Compliance Rates with the Prostate Cancer Research International Active Surveillance (PRIAS) Protocol and Disease Reclassification in Noncompliers

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Bokhorst L.P., Alberts A.R., Rannikko A., Valdagni R., Pickles T., Kakehi Y., Bangma C.H., Roobol M.J.

European Urology 2015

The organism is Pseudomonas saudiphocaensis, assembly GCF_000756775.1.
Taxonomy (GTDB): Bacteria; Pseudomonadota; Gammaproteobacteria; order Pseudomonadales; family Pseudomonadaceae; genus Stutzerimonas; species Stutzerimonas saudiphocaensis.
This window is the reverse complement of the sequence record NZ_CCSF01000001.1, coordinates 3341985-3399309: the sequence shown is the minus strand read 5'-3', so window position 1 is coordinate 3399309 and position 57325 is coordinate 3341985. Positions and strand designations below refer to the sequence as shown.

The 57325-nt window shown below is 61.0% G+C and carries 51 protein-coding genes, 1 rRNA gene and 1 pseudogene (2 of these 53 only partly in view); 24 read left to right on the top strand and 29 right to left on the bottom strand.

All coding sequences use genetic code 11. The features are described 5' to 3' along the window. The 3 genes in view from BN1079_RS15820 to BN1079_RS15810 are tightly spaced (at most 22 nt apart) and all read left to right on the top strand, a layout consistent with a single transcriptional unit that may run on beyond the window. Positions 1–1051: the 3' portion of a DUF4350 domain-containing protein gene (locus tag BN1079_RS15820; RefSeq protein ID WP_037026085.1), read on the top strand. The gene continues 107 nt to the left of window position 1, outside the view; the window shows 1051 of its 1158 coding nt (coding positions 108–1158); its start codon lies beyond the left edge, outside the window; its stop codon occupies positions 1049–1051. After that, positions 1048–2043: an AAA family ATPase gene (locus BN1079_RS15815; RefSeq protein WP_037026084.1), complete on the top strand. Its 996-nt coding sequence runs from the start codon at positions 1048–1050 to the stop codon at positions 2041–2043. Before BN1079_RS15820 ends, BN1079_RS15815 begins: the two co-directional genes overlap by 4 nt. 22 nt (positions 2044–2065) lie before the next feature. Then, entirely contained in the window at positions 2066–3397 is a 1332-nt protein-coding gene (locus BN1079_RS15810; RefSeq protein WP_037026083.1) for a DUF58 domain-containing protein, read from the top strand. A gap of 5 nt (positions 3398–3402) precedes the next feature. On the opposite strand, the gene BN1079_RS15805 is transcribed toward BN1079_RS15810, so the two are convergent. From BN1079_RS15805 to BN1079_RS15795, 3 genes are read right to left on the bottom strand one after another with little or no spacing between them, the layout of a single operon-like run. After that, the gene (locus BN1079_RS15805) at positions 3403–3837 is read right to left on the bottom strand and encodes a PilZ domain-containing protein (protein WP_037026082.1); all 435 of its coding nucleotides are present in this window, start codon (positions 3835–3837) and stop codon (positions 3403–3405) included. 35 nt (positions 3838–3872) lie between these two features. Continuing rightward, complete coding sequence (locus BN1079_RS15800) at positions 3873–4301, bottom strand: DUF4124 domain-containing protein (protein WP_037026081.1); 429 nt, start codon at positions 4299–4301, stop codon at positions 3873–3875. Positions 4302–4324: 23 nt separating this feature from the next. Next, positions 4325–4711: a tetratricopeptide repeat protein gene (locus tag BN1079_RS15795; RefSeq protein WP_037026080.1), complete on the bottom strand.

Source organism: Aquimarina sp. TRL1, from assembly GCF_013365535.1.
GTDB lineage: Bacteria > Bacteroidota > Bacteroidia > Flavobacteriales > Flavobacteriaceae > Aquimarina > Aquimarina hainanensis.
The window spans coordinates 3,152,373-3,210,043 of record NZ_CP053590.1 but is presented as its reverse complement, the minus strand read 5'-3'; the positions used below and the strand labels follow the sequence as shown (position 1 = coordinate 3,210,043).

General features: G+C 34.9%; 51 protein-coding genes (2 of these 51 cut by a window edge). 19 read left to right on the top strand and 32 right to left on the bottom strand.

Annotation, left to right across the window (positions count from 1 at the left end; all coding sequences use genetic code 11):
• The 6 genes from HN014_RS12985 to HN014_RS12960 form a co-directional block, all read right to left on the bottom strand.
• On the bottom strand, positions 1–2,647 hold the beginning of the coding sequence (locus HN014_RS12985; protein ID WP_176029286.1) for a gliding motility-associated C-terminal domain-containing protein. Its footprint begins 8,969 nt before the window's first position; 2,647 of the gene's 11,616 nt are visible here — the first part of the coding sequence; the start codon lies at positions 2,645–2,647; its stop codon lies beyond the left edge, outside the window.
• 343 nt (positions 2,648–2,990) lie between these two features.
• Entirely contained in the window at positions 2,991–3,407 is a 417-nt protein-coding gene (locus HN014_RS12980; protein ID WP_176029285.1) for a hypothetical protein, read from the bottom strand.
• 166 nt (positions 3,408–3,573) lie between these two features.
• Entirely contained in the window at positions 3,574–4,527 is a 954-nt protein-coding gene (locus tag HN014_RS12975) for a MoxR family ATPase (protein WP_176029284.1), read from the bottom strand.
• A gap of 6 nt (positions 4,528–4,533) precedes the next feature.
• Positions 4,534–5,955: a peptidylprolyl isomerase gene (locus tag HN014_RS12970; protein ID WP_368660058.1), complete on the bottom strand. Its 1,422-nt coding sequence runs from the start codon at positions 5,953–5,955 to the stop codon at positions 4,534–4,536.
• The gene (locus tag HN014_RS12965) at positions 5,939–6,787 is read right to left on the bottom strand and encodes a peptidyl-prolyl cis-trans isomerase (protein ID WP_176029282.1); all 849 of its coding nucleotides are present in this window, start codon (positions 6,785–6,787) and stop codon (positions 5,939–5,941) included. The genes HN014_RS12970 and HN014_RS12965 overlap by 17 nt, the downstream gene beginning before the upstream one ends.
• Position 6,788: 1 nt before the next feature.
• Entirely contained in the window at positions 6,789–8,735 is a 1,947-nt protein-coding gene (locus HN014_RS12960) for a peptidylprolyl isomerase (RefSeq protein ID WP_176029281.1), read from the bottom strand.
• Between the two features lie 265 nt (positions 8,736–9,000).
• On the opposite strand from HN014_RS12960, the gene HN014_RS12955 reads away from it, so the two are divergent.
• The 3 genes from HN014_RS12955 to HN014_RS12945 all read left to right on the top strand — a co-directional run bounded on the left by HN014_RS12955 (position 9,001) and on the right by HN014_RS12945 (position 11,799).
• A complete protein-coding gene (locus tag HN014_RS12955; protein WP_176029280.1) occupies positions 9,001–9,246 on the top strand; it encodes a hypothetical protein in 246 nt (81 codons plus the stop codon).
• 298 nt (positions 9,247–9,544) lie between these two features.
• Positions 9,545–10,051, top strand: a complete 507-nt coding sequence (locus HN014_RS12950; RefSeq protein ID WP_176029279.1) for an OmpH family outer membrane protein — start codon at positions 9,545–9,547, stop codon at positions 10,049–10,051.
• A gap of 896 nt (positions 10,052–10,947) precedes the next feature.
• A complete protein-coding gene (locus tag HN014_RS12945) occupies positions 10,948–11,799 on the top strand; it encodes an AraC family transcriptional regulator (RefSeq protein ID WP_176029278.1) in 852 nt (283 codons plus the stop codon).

Background: Men with prostate cancer on active surveillance (AS) are advised to follow strict follow-up schedules and switch to definitive treatment on risk reclassification. However, some men might not adhere to these strict protocols. Objective: To determine the number of noncompliers and disease reclassification rates in men not complying with the follow-up protocol of the Prostate Cancer Research International Active Surveillance (PRIAS) study. Design, setting, and participants: A total of 4547 men with low-risk prostate cancer were included and prospectively followed on AS. Men were regularly examined using prostate-specific antigen (PSA), digital rectal examination, and repeat biopsies, and were advised to switch to definitive treatment on disease reclassification (>cT2c, Gleason score > 3. +. 3, >2 cores positive, or PSA doubling time [PSA-DT] 0-3 yr). Outcome measurements and statistical analysis: Rates of men not complying with follow-up visits or a recommendation to discontinue AS are reported. Biopsy outcome (Gleason ?7 or >2 cores positive) was compared between compliers and noncompliers using Cox proportional hazards analysis. Results and limitations: The compliance rate for PSA visits was 91%. By contrast, the compliance rate for standard repeat biopsies decreased over time (81%, 60%, 53%, and 33% at 1, 4, 7, and 10 yr after diagnosis, respectively). Yearly repeat biopsies in men with faster rising PSA (PSA-DT 3-10 yr) was low at <30%, although these men had higher upgrading rates at repeat biopsy (25-30% vs 16%). PSA-DT of 0-3 yr was the most common recommendation for discontinuation, but 71% continued on AS. Men with PSA-DT of 0-3 yr were at higher risk of upgrading on repeat biopsy (hazard ratio 2.02, 95% confidence interval 1.36-3.00) compared to men without fast rising PSA. Conclusion: Some men and their physicians do not comply with AS follow-up protocols. In particular, yearly repeat biopsies in men with fast rising PSA are often ignored, as is the recommendation to discontinue AS because of very fast rising PSA. Although these men are at greater risk of higher Gleason scores on repeat biopsy, the majority still exhibit favorable tumor characteristics. Fast rising PSA should therefore not trigger a recommendation to receive active treatment, but should rather serve as a criterion for stricter follow-up. In addition, we should aim to find ways of safely reducing the number of biopsies to increase adherence to AS protocols. Patient summary: We looked at compliance with an active surveillance protocol for low-risk prostate cancer in a large active surveillance study. We observed reluctance to undergo yearly biopsies because of fast rising prostate-specific antigen, despite a higher risk of disease progression. Further research should aim to safely reduce the number of repeat biopsies in men on active surveillance to increase protocol adherence. Men on active surveillance for prostate cancer are reluctant to undergo yearly repeat biopsies for rapidly increasing prostate-specific antigen levels, despite the higher risk of disease upgrading. We should aim to safely reduce the number of biopsies for men on active surveillance.

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